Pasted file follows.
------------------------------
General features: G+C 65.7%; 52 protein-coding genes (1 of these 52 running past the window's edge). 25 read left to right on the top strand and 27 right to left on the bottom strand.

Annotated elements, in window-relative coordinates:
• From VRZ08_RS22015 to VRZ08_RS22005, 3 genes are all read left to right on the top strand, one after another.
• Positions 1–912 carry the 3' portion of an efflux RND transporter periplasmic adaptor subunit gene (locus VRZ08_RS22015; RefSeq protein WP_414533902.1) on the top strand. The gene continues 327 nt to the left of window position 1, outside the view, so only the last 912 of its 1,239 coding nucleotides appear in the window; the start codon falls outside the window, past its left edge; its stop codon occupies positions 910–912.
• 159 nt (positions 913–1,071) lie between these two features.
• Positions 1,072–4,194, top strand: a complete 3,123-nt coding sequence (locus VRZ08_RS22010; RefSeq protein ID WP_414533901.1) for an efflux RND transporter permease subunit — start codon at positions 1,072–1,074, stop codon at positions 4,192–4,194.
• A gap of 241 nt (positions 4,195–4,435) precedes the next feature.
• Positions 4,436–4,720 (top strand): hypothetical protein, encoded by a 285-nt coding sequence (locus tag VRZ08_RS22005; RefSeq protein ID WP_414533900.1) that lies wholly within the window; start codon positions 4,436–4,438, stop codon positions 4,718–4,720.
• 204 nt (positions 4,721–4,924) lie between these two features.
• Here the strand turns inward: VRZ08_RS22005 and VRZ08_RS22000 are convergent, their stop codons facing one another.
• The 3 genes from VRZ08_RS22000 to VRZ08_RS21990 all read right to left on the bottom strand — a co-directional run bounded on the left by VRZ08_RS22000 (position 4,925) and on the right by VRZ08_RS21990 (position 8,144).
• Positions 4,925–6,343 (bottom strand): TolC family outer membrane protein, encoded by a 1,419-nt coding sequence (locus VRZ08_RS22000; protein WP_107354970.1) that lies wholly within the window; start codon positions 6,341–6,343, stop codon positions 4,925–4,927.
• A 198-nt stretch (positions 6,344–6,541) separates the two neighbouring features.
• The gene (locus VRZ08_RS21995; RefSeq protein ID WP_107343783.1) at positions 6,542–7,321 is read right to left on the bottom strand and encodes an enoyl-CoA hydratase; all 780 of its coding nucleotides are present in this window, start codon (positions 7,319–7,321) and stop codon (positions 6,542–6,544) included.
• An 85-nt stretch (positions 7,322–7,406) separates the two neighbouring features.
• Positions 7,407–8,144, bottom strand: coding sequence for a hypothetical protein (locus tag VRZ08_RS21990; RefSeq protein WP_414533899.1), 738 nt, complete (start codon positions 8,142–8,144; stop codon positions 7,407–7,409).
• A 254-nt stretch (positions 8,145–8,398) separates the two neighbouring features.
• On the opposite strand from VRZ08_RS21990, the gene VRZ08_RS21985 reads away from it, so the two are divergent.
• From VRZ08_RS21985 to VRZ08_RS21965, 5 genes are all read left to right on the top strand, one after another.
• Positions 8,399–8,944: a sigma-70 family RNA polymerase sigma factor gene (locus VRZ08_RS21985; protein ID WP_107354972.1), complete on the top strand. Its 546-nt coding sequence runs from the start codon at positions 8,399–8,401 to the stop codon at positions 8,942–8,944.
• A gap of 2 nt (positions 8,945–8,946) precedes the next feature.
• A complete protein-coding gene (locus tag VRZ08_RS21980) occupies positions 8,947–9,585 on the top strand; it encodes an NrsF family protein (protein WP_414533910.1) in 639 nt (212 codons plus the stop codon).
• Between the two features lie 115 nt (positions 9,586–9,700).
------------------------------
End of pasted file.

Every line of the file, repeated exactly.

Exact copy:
General features: G+C 65.7%; 52 protein-coding genes (1 of these 52 running past the window's edge). 25 read left to right on the top strand and 27 right to left on the bottom strand.

Annotated elements, in window-relative coordinates:
• From VRZ08_RS22015 to VRZ08_RS22005, 3 genes are all read left to right on the top strand, one after another.
• Positions 1–912 carry the 3' portion of an efflux RND transporter periplasmic adaptor subunit gene (locus VRZ08_RS22015; RefSeq protein WP_414533902.1) on the top strand. The gene continues 327 nt to the left of window position 1, outside the view, so only the last 912 of its 1,239 coding nucleotides appear in the window; the start codon falls outside the window, past its left edge; its stop codon occupies positions 910–912.
• 159 nt (positions 913–1,071) lie between these two features.
• Positions 1,072–4,194, top strand: a complete 3,123-nt coding sequence (locus VRZ08_RS22010; RefSeq protein ID WP_414533901.1) for an efflux RND transporter permease subunit — start codon at positions 1,072–1,074, stop codon at positions 4,192–4,194.
• A gap of 241 nt (positions 4,195–4,435) precedes the next feature.
• Positions 4,436–4,720 (top strand): hypothetical protein, encoded by a 285-nt coding sequence (locus tag VRZ08_RS22005; RefSeq protein ID WP_414533900.1) that lies wholly within the window; start codon positions 4,436–4,438, stop codon positions 4,718–4,720.
• 204 nt (positions 4,721–4,924) lie between these two features.
• Here the strand turns inward: VRZ08_RS22005 and VRZ08_RS22000 are convergent, their stop codons facing one another.
• The 3 genes from VRZ08_RS22000 to VRZ08_RS21990 all read right to left on the bottom strand — a co-directional run bounded on the left by VRZ08_RS22000 (position 4,925) and on the right by VRZ08_RS21990 (position 8,144).
• Positions 4,925–6,343 (bottom strand): TolC family outer membrane protein, encoded by a 1,419-nt coding sequence (locus VRZ08_RS22000; protein WP_107354970.1) that lies wholly within the window; start codon positions 6,341–6,343, stop codon positions 4,925–4,927.
• A 198-nt stretch (positions 6,344–6,541) separates the two neighbouring features.
• The gene (locus VRZ08_RS21995; RefSeq protein ID WP_107343783.1) at positions 6,542–7,321 is read right to left on the bottom strand and encodes an enoyl-CoA hydratase; all 780 of its coding nucleotides are present in this window, start codon (positions 7,319–7,321) and stop codon (positions 6,542–6,544) included.
• An 85-nt stretch (positions 7,322–7,406) separates the two neighbouring features.
• Positions 7,407–8,144, bottom strand: coding sequence for a hypothetical protein (locus tag VRZ08_RS21990; RefSeq protein WP_414533899.1), 738 nt, complete (start codon positions 8,142–8,144; stop codon positions 7,407–7,409).
• A 254-nt stretch (positions 8,145–8,398) separates the two neighbouring features.
• On the opposite strand from VRZ08_RS21990, the gene VRZ08_RS21985 reads away from it, so the two are divergent.
• From VRZ08_RS21985 to VRZ08_RS21965, 5 genes are all read left to right on the top strand, one after another.
• Positions 8,399–8,944: a sigma-70 family RNA polymerase sigma factor gene (locus VRZ08_RS21985; protein ID WP_107354972.1), complete on the top strand. Its 546-nt coding sequence runs from the start codon at positions 8,399–8,401 to the stop codon at positions 8,942–8,944.
• A gap of 2 nt (positions 8,945–8,946) precedes the next feature.
• A complete protein-coding gene (locus tag VRZ08_RS21980) occupies positions 8,947–9,585 on the top strand; it encodes an NrsF family protein (protein WP_414533910.1) in 639 nt (212 codons plus the stop codon).
• Between the two features lie 115 nt (positions 9,586–9,700).